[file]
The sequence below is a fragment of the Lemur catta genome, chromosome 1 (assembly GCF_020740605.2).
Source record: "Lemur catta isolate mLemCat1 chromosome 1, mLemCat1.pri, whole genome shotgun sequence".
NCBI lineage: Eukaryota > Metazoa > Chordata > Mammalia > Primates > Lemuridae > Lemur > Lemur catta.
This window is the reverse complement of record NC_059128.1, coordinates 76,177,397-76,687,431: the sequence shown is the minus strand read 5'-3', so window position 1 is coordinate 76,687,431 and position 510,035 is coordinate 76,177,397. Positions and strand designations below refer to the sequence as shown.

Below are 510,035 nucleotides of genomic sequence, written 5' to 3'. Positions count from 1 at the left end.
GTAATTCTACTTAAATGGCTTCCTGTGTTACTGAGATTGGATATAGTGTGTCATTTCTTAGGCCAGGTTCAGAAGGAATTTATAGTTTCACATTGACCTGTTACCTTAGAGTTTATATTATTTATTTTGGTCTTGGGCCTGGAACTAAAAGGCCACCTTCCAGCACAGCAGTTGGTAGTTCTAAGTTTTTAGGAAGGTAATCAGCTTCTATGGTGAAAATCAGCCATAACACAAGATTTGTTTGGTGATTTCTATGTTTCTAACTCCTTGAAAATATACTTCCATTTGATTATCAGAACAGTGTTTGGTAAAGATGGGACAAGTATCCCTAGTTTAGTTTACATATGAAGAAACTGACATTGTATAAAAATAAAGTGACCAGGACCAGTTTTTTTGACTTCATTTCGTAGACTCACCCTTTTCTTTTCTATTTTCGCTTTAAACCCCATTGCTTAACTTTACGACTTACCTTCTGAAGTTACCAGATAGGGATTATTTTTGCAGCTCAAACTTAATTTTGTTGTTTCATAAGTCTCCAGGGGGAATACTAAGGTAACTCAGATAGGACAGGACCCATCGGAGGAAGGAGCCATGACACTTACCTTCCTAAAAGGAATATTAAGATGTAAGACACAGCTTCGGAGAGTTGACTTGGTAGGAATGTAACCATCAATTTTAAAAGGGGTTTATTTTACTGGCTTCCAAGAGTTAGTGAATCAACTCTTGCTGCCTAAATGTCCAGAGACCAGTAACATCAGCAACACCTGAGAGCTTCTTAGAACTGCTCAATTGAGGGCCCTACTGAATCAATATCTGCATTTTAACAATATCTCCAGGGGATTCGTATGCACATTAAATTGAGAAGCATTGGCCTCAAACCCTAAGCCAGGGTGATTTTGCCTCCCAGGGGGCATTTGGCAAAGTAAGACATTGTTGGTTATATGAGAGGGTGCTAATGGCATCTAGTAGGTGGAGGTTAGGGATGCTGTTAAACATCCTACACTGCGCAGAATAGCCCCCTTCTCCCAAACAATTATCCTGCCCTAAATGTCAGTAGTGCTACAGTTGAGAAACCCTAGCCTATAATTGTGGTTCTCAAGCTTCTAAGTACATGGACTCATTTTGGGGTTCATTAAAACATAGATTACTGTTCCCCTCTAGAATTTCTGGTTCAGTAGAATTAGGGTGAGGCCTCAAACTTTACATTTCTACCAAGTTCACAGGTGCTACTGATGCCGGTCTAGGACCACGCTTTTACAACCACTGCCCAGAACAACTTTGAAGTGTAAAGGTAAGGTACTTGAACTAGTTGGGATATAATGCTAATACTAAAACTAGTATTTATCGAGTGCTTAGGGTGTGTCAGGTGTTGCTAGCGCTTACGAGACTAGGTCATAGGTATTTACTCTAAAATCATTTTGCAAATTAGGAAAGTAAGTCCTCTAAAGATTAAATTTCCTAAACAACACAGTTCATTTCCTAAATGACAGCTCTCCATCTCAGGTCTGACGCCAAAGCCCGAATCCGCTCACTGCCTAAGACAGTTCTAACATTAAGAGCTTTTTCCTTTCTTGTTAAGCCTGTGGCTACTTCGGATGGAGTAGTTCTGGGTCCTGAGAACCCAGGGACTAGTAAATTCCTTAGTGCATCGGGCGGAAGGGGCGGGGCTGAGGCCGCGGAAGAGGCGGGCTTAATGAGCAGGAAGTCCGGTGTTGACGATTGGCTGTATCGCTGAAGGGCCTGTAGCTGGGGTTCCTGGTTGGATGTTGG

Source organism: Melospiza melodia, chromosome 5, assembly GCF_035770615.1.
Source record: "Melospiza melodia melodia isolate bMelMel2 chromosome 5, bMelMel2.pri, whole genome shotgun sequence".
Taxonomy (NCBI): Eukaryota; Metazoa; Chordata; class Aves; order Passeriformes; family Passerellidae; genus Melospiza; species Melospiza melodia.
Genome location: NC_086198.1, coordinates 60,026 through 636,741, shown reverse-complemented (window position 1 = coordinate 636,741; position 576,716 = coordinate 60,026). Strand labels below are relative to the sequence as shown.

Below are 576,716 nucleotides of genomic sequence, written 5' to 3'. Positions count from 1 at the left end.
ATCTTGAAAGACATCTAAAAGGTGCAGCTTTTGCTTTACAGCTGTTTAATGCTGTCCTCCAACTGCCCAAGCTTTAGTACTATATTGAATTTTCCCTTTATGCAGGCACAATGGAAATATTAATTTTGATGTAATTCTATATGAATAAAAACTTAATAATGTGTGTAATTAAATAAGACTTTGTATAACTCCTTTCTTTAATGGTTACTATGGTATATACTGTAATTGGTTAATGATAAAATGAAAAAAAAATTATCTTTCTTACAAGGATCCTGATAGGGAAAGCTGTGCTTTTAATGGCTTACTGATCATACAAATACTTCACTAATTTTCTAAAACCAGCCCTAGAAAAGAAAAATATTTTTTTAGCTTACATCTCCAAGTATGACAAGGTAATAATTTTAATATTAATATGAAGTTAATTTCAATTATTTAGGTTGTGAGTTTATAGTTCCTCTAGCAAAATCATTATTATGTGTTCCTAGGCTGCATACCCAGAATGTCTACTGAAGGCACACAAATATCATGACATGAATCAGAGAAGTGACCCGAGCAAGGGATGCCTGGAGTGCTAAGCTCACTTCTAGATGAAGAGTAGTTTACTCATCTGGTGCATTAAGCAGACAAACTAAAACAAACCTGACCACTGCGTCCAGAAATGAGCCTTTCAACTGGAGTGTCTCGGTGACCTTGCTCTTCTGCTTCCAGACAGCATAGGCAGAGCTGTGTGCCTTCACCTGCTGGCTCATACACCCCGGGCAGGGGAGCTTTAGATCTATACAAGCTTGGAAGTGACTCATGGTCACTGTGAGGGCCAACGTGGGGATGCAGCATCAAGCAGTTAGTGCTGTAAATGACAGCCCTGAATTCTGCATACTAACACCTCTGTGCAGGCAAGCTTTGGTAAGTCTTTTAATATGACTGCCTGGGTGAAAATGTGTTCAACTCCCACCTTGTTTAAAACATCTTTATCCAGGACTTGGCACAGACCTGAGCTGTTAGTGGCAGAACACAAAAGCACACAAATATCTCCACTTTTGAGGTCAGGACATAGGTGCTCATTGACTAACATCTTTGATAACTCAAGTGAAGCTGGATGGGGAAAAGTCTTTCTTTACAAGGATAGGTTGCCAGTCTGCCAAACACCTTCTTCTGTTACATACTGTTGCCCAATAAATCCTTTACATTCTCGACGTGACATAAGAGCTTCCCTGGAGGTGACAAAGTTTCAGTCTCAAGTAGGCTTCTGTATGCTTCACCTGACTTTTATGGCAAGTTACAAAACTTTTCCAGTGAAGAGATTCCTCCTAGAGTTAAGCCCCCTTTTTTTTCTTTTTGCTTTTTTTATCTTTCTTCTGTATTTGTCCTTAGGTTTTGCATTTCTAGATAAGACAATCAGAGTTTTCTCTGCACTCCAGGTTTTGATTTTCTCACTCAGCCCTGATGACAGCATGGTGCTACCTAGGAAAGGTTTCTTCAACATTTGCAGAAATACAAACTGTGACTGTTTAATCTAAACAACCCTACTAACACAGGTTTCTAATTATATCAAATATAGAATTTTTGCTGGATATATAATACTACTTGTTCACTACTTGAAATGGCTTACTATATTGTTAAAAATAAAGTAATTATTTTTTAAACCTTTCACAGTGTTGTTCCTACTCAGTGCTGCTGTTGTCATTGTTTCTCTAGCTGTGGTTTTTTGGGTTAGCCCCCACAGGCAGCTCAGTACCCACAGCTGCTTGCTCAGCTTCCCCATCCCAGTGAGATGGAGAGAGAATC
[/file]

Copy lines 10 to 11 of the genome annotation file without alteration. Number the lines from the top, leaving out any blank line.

Genome location: NC_086198.1, coordinates 60,026 through 636,741, shown reverse-complemented (window position 1 = coordinate 636,741; position 576,716 = coordinate 60,026). Strand labels below are relative to the sequence as shown.

Below are 576,716 nucleotides of genomic sequence, written 5' to 3'. Positions count from 1 at the left end.